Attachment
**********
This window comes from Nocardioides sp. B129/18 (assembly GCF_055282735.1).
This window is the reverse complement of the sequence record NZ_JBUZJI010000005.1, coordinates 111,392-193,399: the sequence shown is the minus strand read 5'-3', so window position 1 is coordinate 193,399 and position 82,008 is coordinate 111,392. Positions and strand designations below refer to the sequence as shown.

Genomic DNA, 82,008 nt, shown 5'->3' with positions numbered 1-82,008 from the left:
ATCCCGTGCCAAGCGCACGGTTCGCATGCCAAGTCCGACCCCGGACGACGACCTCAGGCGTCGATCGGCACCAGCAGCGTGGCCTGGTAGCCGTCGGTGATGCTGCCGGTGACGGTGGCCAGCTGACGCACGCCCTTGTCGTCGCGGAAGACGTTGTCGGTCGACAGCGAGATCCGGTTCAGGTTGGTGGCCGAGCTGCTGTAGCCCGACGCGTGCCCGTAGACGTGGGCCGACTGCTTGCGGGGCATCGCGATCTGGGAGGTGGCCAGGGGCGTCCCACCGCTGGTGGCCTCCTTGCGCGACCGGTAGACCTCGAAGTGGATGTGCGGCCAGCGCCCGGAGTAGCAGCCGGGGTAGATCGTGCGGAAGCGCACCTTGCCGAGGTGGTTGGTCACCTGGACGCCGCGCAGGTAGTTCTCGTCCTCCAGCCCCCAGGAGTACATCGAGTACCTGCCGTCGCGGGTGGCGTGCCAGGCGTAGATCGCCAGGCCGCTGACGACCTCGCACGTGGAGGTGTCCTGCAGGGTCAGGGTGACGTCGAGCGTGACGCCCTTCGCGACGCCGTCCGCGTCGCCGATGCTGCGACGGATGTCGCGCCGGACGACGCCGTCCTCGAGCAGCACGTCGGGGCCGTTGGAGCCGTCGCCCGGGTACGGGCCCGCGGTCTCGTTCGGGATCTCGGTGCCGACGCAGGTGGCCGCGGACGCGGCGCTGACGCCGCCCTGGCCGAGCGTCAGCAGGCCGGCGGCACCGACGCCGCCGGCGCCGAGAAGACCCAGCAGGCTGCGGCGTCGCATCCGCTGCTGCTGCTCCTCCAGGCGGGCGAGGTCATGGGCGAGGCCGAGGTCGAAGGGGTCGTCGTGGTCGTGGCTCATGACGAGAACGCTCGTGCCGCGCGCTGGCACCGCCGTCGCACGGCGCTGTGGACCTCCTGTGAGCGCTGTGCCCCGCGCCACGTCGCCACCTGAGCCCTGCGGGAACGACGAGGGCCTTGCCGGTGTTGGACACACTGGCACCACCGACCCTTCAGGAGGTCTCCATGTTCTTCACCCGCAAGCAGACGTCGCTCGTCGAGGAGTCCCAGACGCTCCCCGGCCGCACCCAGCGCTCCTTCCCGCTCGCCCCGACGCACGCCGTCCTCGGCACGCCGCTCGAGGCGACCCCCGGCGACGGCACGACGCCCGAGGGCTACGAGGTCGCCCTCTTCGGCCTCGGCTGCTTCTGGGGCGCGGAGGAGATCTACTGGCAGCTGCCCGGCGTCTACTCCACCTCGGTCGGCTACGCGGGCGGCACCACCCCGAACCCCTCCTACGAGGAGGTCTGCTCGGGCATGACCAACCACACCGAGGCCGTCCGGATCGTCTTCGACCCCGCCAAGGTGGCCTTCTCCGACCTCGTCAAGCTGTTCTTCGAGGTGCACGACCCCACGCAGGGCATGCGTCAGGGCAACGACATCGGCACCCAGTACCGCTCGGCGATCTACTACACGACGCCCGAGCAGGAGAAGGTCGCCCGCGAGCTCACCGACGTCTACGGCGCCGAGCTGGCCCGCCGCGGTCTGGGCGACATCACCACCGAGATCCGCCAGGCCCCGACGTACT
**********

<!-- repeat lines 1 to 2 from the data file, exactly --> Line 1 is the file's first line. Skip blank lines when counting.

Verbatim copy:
This window comes from Nocardioides sp. B129/18 (assembly GCF_055282735.1).
This window is the reverse complement of the sequence record NZ_JBUZJI010000005.1, coordinates 111,392-193,399: the sequence shown is the minus strand read 5'-3', so window position 1 is coordinate 193,399 and position 82,008 is coordinate 111,392. Positions and strand designations below refer to the sequence as shown.